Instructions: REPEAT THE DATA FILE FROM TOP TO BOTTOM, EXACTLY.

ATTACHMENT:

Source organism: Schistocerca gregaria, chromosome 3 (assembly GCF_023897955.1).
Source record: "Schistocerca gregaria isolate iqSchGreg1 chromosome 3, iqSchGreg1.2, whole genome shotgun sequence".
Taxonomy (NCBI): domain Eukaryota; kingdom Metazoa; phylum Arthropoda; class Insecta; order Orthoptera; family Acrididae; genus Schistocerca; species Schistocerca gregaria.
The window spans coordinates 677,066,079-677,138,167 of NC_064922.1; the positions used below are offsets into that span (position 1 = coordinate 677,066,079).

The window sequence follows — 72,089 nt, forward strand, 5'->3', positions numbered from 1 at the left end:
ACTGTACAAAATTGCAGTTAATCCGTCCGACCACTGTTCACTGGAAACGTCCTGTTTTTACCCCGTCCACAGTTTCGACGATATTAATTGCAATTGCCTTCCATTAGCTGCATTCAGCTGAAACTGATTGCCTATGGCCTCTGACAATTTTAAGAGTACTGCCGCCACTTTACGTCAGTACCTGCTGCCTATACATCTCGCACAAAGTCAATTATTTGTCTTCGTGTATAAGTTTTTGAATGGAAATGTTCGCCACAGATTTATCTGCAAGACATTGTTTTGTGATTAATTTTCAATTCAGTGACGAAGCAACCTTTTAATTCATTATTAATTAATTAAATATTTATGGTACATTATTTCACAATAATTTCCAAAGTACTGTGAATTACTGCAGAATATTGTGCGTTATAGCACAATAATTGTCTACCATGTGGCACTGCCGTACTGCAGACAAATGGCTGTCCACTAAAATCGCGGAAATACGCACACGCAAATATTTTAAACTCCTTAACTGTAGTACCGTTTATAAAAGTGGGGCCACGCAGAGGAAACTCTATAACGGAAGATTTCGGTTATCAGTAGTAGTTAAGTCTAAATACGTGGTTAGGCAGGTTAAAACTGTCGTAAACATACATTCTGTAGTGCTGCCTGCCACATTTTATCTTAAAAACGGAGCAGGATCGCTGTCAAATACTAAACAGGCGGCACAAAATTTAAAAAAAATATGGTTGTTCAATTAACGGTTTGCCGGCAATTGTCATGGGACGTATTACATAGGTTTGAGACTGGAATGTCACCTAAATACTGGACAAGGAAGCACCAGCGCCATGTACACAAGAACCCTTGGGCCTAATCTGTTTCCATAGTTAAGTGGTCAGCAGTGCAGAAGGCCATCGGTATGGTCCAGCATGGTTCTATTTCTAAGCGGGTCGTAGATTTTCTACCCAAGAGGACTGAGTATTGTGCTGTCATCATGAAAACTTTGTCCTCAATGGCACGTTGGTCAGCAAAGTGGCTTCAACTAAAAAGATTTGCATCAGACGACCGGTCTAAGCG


Source organism: Schistocerca gregaria, chromosome 3 (assembly GCF_023897955.1).
Source record: "Schistocerca gregaria isolate iqSchGreg1 chromosome 3, iqSchGreg1.2, whole genome shotgun sequence".
Taxonomy (NCBI): domain Eukaryota; kingdom Metazoa; phylum Arthropoda; class Insecta; order Orthoptera; family Acrididae; genus Schistocerca; species Schistocerca gregaria.
The window spans coordinates 677,066,079-677,138,167 of NC_064922.1; the positions used below are offsets into that span (position 1 = coordinate 677,066,079).

The window sequence follows — 72,089 nt, forward strand, 5'->3', positions numbered from 1 at the left end:
ACTGTACAAAATTGCAGTTAATCCGTCCGACCACTGTTCACTGGAAACGTCCTGTTTTTACCCCGTCCACAGTTTCGACGATATTAATTGCAATTGCCTTCCATTAGCTGCATTCAGCTGAAACTGATTGCCTATGGCCTCTGACAATTTTAAGAGTACTGCCGCCACTTTACGTCAGTACCTGCTGCCTATACATCTCGCACAAAGTCAATTATTTGTCTTCGTGTATAAGTTTTTGAATGGAAATGTTCGCCACAGATTTATCTGCAAGACATTGTTTTGTGATTAATTTTCAATTCAGTGACGAAGCAACCTTTTAATTCATTATTAATTAATTAAATATTTATGGTACATTATTTCACAATAATTTCCAAAGTACTGTGAATTACTGCAGAATATTGTGCGTTATAGCACAATAATTGTCTACCATGTGGCACTGCCGTACTGCAGACAAATGGCTGTCCACTAAAATCGCGGAAATACGCACACGCAAATATTTTAAACTCCTTAACTGTAGTACCGTTTATAAAAGTGGGGCCACGCAGAGGAAACTCTATAACGGAAGATTTCGGTTATCAGTAGTAGTTAAGTCTAAATACGTGGTTAGGCAGGTTAAAACTGTCGTAAACATACATTCTGTAGTGCTGCCTGCCACATTTTATCTTAAAAACGGAGCAGGATCGCTGTCAAATACTAAACAGGCGGCACAAAATTTAAAAAAAATATGGTTGTTCAATTAACGGTTTGCCGGCAATTGTCATGGGACGTATTACATAGGTTTGAGACTGGAATGTCACCTAAATACTGGACAAGGAAGCACCAGCGCCATGTACACAAGAACCCTTGGGCCTAATCTGTTTCCATAGTTAAGTGGTCAGCAGTGCAGAAGGCCATCGGTATGGTCCAGCATGGTTCTATTTCTAAGCGGGTCGTAGATTTTCTACCCAAGAGGACTGAGTATTGTGCTGTCATCATGAAAACTTTGTCCTCAATGGCACGTTGGTCAGCAAAGTGGCTTCAACTAAAAAGATTTGCATCAGACGACCGGTCTAAGCG